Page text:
468 F2d 1395 United States v. Hoff
468 F.2d 1395
UNITED STATES of America, Appellee,
Jay Robert HOFF, Jr., Appellant.
United States Court of Appeals,
Submitted Sept. 13, 1972.
Decided Nov. 15, 1972.
Joseph S. Daly, Omaha, Neb., for appellant.
Thomas D. Thalken, Asst. U. S. Atty., Omaha, Neb., for appellee.
Before BRIGHT and STEPHENSON, Circuit Judges, and TALBOT SMITH, District Judge.*
Robert Hoff, Jr. pleaded guilty to a Dyer Act violation (18 U.S.C. Sec. 2312) and received a five-year sentence from the Nebraska federal district court to be served concurrently with the remainder of a New York State sentence which Hoff became obligated to serve because of violation of his parole. Hoff filed a motion to reduce the Dyer Act sentence, which motion the district court (Judge Denney) denied. Thereafter, Hoff appealed his conviction to this court. We find the appeal without merit and affirm the conviction.
The record shows that Hoff was arrested on July 20, 1971, in Lexington, Nebraska, and that he was taken before a magistrate the next day, where he waived a preliminary hearing. On July 22, 1971, he was taken to Omaha to await further proceedings. Unfortunately, these proceedings were not promptly initiated. On August 11, 1971, while incarcerated in Omaha, Hoff attempted to file a document with the clerk of the district court requesting legal counsel. Appellant referred to this document, which the clerk refused to file, as an application for habeas corpus. In any event, the district court appointed counsel for him on August 18, 1972, and representation by court-appointed counsel has continued through this appeal.
A grand jury indicted Hoff on October 20, 1971, but his case did not reach the trial stage until January 11, 1972. After a jury had been selected for trial, Hoff requested that he be permitted to change his plea from not guilty to guilty. After a thorough and careful hearing established that Hoff knowingly, understandingly, and voluntarily desired to change his plea to guilty, Judge Denney accepted the plea.
The record also shows that, pending disposition of the federal charges, the district court permitted defendant to return to New York State to face charges as a parole violator and, as we have noted, subsequently directed that the sentence on the federal charge run concurrently with the New York State sentence.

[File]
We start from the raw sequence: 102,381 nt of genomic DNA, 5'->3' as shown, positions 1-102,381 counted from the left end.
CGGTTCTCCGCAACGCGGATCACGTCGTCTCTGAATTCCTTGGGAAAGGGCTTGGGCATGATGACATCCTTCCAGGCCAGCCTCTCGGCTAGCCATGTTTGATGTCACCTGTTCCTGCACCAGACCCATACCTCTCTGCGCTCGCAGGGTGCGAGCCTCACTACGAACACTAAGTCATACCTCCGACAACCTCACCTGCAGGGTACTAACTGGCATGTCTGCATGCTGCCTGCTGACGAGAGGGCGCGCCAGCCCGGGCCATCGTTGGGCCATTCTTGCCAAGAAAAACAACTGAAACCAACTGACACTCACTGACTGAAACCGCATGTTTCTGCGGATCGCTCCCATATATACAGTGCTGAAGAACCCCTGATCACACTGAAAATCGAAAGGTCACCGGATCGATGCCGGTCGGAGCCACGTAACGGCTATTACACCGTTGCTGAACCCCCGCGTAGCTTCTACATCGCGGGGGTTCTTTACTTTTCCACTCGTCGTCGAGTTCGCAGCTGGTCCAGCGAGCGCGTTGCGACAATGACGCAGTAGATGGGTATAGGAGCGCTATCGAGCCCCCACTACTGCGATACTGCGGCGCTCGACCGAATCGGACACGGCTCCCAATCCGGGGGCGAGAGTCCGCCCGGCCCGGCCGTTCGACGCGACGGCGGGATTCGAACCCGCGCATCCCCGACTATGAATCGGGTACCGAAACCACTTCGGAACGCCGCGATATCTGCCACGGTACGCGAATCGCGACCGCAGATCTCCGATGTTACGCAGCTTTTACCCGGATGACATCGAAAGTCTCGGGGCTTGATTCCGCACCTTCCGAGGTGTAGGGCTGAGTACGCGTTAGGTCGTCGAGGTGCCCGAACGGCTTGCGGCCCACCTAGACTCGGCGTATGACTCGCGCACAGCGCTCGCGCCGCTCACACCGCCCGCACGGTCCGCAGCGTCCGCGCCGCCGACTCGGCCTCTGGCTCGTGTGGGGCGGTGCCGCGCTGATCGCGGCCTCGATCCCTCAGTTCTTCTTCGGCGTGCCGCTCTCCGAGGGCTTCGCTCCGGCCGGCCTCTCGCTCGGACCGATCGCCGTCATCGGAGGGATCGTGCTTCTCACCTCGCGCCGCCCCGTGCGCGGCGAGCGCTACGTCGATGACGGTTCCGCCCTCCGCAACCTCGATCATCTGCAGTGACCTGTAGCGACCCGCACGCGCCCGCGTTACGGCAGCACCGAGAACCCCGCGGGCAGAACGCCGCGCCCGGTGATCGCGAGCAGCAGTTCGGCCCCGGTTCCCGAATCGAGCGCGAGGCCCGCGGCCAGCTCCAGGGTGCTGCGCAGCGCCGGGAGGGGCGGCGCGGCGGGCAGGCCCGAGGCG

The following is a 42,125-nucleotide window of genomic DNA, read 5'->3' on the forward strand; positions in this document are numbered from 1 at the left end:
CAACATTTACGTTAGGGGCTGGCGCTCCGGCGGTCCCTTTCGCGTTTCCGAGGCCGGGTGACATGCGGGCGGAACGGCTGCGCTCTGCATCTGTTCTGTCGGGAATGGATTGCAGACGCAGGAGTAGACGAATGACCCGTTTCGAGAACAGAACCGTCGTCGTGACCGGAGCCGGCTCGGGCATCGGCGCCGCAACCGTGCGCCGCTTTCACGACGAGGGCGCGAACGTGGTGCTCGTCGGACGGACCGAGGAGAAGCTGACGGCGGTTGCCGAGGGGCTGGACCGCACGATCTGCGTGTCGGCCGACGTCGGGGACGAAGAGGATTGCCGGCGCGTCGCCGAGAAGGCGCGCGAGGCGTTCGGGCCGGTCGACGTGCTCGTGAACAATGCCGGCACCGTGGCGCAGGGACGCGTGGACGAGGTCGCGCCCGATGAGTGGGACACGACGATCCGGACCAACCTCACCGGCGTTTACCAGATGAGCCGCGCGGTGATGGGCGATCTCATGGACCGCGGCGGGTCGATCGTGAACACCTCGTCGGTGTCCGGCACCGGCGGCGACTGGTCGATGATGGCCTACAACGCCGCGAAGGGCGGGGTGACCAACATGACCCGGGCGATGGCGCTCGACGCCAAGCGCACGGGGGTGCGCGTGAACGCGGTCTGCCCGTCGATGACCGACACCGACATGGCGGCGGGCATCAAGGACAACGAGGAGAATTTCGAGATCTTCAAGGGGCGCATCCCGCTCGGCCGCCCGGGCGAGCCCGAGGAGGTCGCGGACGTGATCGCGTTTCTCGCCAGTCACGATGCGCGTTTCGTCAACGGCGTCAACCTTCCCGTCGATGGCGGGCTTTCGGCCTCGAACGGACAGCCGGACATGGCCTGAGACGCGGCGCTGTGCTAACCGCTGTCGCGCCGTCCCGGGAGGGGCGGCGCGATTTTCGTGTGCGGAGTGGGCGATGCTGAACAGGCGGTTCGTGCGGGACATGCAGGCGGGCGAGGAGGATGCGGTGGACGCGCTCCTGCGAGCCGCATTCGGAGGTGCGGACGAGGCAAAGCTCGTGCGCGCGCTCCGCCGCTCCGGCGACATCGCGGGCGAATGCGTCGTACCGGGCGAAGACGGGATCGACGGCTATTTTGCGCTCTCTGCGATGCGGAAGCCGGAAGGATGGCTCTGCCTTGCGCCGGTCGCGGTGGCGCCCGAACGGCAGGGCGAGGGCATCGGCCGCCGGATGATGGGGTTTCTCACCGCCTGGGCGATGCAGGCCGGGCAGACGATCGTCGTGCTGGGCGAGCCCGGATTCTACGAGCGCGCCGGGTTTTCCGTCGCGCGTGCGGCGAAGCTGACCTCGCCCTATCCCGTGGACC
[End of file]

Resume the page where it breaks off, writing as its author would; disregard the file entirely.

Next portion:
On this appeal, petitioner asserts:
1) that he was deprived of the right to counsel for a preliminary hearing;
2) that he was deprived of the right to a speedy trial; and
3) that the clerk of the district court deprived him of the opportunity to obtain habeas corpus relief.
Petitioner also contends, in a pro se supplemental brief, that the prosecution reneged on an agreement to dismiss the Dyer Act charge and that the district court imposed an excessive sentence under all of the circumstances.
We are satisfied from the record and from the representations of counsel that no plea bargain was made, and therefore none was violated.1 The record shows that Hoff's claim that he was denied the right to counsel for a preliminary hearing is contrary to the evidence. Further, we find no violation of his right to a speedy trial. Nothing in this record suggests that the appellant's plea of guilty was anything but voluntarily and knowingly made. A guilty plea voluntarily made effectively waives nonjurisdictional pretrial defects. Becker v. Nebraska, 435 F.2d 157 (8th Cir.), cert. denied, 402 U.S. 981, 91 S.Ct. 1684, 29 L.Ed.2d 145 (1971); United States v. Briscoe, 428 F.2d 954 (8th Cir.), cert. denied, 400 U.S. 966, 91 S.Ct. 378, 27 L. Ed.2d 386 (1970). See McMann v. Richardson, 397 U.S. 759, 90 S.Ct. 1441, 25 L.Ed.2d 763 (1970).
We affirm the conviction.
Of the Sixth Circuit, sitting by designation
The prosecutor originally agreed to recommend that Hoff's Dyer Act sentence run concurrently with his New York State sentence-if Hoff plead guilty to the federal charge. This offer was withdrawn prior to Hoff's guilty plea because Hoff had waited until the day of trial to change his plea. The district court, however, directed that the sentences run concurrently, even though the prosecutor's recommendation had been withdrawn